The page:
Wednesday, May 23, 2007

New CondeNet site targets
lucrative teen girl market
By Jose de Wit
FIU Student Journalist

Sarah Chubb kicked off this year's Editor&Publisher/Mediaweek Interactive Media Conference with a keynote address. She talked about the "same set of issues" that all media organizations are dealing with today - namely, how quickly technology, consumer tastes and the media landscape are changing - and how her company, CondeNet, is tackling those issues.

Media outlets on the web face two major challenges, Chubb said. First, they must figure out what people want on the 'net to stand out in an increasingly crowded and fragmented media landscape. Second, and just as difficult, they need to make online advertising relevant to consumers, and please the advertisers.

Chubb has been doing this since she helped launch the company's first Web site,, in September, 1995. The site contains content for Conde Nast's two food magazines, Gourmet and Bon Appetit. The first step, before launching the site, she said, was to answer one question: "If you love food and cooking, what would you want a computer and the connectivity of the internet to do for you?"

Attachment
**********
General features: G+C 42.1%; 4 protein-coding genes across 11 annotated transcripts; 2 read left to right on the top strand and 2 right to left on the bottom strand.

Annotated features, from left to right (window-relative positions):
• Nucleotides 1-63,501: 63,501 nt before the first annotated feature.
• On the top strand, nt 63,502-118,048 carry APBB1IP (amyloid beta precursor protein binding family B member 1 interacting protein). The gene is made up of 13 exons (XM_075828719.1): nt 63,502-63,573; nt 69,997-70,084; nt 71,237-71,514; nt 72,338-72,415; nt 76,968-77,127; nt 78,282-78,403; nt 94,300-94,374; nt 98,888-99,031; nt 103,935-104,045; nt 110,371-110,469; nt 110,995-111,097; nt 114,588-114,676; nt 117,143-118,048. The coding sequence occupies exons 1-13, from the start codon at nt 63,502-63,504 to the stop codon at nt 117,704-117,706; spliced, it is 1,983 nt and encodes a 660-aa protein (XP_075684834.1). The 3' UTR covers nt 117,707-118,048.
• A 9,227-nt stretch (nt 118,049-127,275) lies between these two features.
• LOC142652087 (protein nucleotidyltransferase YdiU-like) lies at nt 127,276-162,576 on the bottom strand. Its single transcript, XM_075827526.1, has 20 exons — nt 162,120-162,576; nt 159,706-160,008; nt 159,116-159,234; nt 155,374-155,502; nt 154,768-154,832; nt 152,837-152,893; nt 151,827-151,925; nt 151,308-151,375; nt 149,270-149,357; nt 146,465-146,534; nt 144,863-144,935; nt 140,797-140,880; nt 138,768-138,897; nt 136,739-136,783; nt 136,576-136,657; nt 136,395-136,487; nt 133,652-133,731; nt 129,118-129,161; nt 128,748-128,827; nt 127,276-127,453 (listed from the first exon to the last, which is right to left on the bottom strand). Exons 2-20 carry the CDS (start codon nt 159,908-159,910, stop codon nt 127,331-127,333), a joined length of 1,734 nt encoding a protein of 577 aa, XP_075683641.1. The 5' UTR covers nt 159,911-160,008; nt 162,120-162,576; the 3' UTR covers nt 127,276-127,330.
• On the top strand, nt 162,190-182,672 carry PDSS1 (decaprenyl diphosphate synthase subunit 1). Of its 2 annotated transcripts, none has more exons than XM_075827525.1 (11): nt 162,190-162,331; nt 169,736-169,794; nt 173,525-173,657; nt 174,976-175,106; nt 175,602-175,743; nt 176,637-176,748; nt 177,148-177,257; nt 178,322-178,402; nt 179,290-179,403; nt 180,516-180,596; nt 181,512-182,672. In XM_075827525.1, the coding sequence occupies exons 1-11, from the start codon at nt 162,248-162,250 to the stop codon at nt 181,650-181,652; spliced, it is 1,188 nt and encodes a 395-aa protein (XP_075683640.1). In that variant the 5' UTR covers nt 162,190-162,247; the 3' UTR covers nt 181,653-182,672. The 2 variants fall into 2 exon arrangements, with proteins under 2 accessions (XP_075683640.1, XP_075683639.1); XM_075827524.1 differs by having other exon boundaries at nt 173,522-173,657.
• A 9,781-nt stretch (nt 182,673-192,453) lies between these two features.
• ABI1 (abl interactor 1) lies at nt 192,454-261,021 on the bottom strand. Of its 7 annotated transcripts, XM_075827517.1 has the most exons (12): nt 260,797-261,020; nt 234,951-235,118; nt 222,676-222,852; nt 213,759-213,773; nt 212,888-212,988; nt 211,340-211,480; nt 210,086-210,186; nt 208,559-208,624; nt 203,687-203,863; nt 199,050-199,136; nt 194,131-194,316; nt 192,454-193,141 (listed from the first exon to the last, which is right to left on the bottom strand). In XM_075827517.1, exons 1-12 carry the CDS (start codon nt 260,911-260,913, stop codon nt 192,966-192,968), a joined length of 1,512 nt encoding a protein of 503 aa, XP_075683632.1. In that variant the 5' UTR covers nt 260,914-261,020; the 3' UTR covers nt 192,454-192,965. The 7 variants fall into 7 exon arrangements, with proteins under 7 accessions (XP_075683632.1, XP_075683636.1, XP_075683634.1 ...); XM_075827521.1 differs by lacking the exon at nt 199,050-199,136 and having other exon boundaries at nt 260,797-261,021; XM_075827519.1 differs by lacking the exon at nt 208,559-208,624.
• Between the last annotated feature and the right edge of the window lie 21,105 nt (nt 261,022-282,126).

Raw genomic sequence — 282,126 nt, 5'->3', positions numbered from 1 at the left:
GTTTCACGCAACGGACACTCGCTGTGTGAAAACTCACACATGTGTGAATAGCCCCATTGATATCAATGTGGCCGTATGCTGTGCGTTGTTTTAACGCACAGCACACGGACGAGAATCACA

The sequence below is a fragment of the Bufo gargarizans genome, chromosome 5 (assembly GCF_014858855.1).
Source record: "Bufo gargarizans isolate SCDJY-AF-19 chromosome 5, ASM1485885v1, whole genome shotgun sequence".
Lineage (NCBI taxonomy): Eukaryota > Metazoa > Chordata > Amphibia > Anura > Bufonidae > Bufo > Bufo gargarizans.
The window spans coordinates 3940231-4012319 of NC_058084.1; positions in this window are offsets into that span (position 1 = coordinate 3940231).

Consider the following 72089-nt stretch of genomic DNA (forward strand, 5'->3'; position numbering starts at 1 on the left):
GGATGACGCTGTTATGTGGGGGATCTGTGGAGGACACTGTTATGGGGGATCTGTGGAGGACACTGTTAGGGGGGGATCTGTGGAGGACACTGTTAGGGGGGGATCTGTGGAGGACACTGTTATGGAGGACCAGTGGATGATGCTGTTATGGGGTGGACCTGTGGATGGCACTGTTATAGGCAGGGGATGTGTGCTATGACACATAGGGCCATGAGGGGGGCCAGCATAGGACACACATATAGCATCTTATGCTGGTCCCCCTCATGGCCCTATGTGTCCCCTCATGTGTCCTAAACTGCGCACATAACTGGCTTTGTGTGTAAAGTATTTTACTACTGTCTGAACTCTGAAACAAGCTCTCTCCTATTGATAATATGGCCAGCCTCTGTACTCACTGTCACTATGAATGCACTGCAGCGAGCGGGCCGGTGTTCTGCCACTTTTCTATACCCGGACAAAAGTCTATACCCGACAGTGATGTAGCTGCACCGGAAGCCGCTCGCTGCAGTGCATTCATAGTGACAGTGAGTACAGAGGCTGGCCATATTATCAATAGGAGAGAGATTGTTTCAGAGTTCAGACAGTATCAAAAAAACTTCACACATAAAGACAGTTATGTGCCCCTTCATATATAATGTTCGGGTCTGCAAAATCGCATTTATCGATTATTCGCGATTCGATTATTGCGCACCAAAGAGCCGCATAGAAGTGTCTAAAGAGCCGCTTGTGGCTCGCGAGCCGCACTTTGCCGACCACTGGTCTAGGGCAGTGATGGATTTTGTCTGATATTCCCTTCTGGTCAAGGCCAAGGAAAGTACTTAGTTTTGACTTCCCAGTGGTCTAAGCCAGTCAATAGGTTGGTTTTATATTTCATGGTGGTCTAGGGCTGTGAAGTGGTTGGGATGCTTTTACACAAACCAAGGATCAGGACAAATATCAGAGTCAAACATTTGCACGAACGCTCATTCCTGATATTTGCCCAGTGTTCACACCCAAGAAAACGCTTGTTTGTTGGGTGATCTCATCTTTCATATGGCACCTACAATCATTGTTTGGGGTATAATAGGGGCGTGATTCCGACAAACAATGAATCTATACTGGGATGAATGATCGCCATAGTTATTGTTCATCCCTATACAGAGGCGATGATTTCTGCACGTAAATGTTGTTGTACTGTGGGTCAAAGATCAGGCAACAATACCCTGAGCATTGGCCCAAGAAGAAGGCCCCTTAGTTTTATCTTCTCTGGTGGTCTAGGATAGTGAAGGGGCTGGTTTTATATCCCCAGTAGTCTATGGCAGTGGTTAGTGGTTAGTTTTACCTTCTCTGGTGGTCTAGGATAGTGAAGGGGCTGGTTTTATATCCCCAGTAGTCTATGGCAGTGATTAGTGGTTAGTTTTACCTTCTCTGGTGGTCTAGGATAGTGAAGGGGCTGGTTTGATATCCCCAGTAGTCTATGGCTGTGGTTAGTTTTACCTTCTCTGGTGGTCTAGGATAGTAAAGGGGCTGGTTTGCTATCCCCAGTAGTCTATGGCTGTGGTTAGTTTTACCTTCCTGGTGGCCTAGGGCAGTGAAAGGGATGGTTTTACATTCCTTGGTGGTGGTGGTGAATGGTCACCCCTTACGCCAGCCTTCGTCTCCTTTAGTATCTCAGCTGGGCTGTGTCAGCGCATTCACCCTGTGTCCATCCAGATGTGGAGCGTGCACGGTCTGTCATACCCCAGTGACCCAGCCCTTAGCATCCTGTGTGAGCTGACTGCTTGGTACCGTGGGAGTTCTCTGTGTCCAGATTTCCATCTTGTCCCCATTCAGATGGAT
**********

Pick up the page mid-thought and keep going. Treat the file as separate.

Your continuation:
From its inception, has been at the head of the pack, encouraging community-created content--it's been using Web 2.0 since 1996, before the term had even been invented. "The community was sharing recipes, holding cooking contests, with little help from us, even though the technology was clunky," Chubb said.

Today, CondeNet uses the same approach - figuring out what the consumer will want on the Internet ahead of time - and creating new sites.

Chubb presented CondeNet's new website,, which does both of these, all while targeting one of the most challenging demographics: teenage girls. is a social networking site, but unlike MySpace and Facebook, it doesn't focus on profiles. Instead, it lets users make digital scrapbooks, or "flipbooks."

Using new technology by Adobe, users can drag and drop images, music, wallpaper and other content onto the pages of their flipbooks. Each user can make multiple flipbooks - about events, trips, hobbies, anything - and share them with friends.

To please advertisers, integrates advertising into the flipbooks themselves. Girls are encouraged to "clip" images from online ads and paste them onto, say, a flipbook about fashion. Also, users are allowed to pick from among a pool of advertisers to decide which company's ads will appear on their flipbook.